It’s hard to know which of Australia’s supposedly “twin peaks” corporate regulators is going to get a bigger towelling from Royal Commissioner Ken Hayne, but it’s pretty clear that the chairs of both ASIC and APRA will not be looking forward to the current round of hearings.
They are all about “what do you plan to do to stop this happening again?” now that counsel assisting Rowena Orr SC has basically said she doesn’t want any more apologies, she wants action plans.
ASIC chair James Shipton will be first cab off the rank on Thursday in the Sydney hearings, which run until the end of this week, after which they revert to Melbourne and APRA’s Stephen Byres will make his appearance down there.
In his interim report, Commissioner Hayne castigated ASIC for not taking on enough big fish in court, following that up with a withering comment that APRA hadn’t actually initiated any court actions at all in the period under discussion.
It’s instructive to see what the two organisations have been doing in recent weeks, from which they might hope to soften the likely blows.
Earlier this week, ASIC initiated a civil penalty action against Tennis Australia, the sort of mysterious organisation that you probably didn’t even know was in ASIC’s purview.
The case has been in the public domain since January and relates to the granting of the domestic tennis rights to the Seven Network for five years from 2013, without a competitive tender process. Former Tennis Australia directors Harold Mitchell and Stephen Healy are the figures in the frame, although the worst that can happen is for someone to be disqualified from acting as a director.
However it arrives at an opportune time for the regulator, given Harold Mitchell’s high profile and the fact that most newspapers devote more space to sport than to most other endeavours.
The other high-profile case involving ASIC is a bit more complicated. Justice Nye Perram of the Federal Court recently declined to ratify a $35 million settlement payable by Westpac Bank to ASIC as a consequence of Westpac admitting it had broached the responsible lending rules by not checking on borrowers’ financial outgoings.
It’s not clear whether Westpac thought the penalty was on the lighter side and hoped that it would now go away, but the judge concluded Westpac and ASIC had failed to find common ground about what, if anything, Westpac had done wrong.
In these Federal Court cases, it’s basically a case of the two sides bringing an agreed deal to the judge, who then checks to see if proper process has been followed. Until the judge gives it the tick, the deal has no legal validity.
The fact that Justice Perram threw out the settlement means that ASIC will now have to litigate the case in the Federal Court, or agree to a new settlement, or appeal the case to a higher court, or just plain drop it.
All of which is a reminder that going to court is expensive and can sometimes blow up in the regulator’s face.
APRA, meanwhile, has pulled an old dodge in sending the Commission a glorified “mea culpa” document talking about what it plans to do to make the world a better place.
That’s before Wayne Byres has to face questions along the same lines.
I won’t send you to sleep with a full shopping list of promises but the “mea culpa” is motherhood stuff about how APRA is planning on “Reviewing its enforcement strategy and related internal procedures and governance, including the potential to give greater weight to the strategic use of formal enforcement powers.”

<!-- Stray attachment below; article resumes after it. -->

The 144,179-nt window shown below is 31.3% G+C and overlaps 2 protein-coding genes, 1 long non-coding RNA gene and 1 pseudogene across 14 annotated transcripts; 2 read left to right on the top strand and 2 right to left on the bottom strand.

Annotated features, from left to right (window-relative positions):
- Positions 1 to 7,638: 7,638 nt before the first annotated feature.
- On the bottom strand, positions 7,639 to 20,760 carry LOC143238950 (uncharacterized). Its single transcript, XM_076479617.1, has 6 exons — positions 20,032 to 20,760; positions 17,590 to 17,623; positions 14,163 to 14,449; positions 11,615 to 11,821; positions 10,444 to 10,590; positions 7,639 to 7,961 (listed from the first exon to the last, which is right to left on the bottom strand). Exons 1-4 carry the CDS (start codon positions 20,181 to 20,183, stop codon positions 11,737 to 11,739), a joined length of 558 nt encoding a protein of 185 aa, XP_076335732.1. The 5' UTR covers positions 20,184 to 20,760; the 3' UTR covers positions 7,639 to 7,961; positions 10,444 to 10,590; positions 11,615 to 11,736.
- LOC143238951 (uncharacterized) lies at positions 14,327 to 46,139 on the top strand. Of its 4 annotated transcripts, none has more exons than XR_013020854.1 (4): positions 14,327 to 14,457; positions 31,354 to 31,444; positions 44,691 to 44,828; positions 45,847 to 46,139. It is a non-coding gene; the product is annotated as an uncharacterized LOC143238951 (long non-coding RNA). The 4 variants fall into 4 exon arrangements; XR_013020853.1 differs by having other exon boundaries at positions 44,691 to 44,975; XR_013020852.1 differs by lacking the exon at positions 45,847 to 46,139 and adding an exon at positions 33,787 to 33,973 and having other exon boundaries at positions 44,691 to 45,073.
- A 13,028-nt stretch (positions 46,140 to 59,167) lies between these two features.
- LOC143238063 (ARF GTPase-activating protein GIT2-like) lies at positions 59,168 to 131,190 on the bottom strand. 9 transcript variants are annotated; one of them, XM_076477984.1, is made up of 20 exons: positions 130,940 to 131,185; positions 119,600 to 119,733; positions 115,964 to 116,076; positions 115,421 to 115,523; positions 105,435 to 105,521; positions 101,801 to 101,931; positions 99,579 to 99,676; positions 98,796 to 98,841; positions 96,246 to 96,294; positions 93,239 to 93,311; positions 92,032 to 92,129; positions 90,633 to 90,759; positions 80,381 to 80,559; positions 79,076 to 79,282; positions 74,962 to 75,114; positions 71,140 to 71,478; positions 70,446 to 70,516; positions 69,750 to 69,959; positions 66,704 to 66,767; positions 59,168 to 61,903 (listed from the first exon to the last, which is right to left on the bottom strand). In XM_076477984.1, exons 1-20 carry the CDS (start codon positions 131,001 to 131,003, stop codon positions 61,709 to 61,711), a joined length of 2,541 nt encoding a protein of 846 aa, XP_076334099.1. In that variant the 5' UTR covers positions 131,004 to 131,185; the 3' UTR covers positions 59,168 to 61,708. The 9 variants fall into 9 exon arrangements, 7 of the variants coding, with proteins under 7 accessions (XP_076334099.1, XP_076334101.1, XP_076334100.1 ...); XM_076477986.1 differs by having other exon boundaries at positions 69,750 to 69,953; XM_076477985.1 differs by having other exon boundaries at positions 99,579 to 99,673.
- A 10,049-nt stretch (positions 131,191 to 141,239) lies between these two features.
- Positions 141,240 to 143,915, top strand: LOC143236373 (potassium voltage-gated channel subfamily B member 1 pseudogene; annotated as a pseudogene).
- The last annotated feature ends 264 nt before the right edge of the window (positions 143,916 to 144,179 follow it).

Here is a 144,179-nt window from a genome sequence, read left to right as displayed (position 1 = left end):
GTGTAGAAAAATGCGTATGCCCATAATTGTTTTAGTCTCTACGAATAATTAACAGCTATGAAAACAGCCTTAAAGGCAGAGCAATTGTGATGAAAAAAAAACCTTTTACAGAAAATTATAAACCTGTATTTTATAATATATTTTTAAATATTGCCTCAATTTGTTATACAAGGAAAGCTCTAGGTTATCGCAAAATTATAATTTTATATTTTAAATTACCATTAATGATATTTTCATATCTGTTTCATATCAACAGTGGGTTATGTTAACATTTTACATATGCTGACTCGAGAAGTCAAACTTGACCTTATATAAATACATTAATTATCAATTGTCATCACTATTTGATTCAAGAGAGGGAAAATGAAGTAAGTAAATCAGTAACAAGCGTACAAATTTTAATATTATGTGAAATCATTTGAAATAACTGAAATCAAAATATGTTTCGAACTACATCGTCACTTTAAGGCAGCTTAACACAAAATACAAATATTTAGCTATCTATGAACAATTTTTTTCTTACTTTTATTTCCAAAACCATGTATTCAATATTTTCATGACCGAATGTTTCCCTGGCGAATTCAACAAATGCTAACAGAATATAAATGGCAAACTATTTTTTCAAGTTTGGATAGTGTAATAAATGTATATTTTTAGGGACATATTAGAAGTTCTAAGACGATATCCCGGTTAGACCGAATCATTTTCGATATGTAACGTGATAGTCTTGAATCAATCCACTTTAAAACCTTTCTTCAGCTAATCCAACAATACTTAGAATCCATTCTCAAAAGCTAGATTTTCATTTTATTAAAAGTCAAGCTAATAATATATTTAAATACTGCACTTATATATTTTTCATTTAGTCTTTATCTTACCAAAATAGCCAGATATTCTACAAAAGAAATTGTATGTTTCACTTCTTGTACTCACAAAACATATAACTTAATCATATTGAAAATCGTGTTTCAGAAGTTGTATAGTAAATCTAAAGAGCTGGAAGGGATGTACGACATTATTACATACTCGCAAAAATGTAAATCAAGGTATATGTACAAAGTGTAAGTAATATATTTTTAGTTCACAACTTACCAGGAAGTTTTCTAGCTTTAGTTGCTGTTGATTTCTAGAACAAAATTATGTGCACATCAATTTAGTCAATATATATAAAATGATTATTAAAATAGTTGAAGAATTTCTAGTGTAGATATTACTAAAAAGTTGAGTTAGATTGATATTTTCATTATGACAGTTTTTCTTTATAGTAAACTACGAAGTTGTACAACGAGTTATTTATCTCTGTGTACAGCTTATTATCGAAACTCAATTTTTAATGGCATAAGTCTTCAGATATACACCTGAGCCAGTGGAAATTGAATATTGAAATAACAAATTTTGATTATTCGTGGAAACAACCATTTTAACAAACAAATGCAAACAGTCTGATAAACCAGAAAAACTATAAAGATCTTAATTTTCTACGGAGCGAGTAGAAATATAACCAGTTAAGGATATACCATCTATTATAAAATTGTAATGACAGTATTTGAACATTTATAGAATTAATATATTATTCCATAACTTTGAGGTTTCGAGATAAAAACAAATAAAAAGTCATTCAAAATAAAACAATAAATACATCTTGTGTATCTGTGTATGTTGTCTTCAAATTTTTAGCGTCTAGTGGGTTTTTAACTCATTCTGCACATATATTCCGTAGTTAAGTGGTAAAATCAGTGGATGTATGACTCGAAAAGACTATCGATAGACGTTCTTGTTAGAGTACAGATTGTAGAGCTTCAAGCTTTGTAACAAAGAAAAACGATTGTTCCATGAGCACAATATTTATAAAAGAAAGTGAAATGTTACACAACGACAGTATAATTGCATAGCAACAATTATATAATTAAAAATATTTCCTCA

That appears to mean they’re going to use the powers they already have.
APRA also says it’s looking at “Deepening its supervisory approach, including focusing on clear accountability, making more regular use of external resources to provide assurance over entities’ practices, and bringing to bear wider sources of information such as reported breaches and customer disputes”.
Which means doing its supervisory job, and in particular following up on reports of breaches and customer disputes. In other words, see above: doing its job.
The best thing for APRA is that from my understanding, that regulator doesn’t want to have its powers increased, and if anything reduced.
In simple terms, APRA wants to focus on its original role of being a prudential regulator and not have to look, for instance, at the knotty issue of bankers’ pay.
What is making the greybeards smile is that APRA pulled that dodge in 2001 after it realized it had almost entirely dropped the ball over insurer HIH.
Realising it was in for a smacking over having decided to appoint an inspector to HIH on the very day it collapsed, 15 March 2001, APRA subsequently called in a well credentialled Canadian regulator, John Palmer, to write an independent report on APRA’s performance.
Palmer’s report was scathing and correct but APRA may have been hoping it would shield APRA management from too much official wrath when the HIH Royal Commission took a look at its performance..
It didn’t. APRA senior management ended up walking the plank and the whole organisation was reconstructed under a three person board, of whom John Laker was the best known.
To APRA’s quiet delight, the Royal Commission has been making much of another report, which APRA commissioned on the culture at CBA. The very damning report, commissioned in 2017 and delivered in April of this year, was co-authored by John Laker.
That’s the good news. Unfortunately for APRA he and co-authors Jillian Broadbent and Graeme Samuel were specifically hired for their independence, so it can’t really be called an APRA triumph at all.
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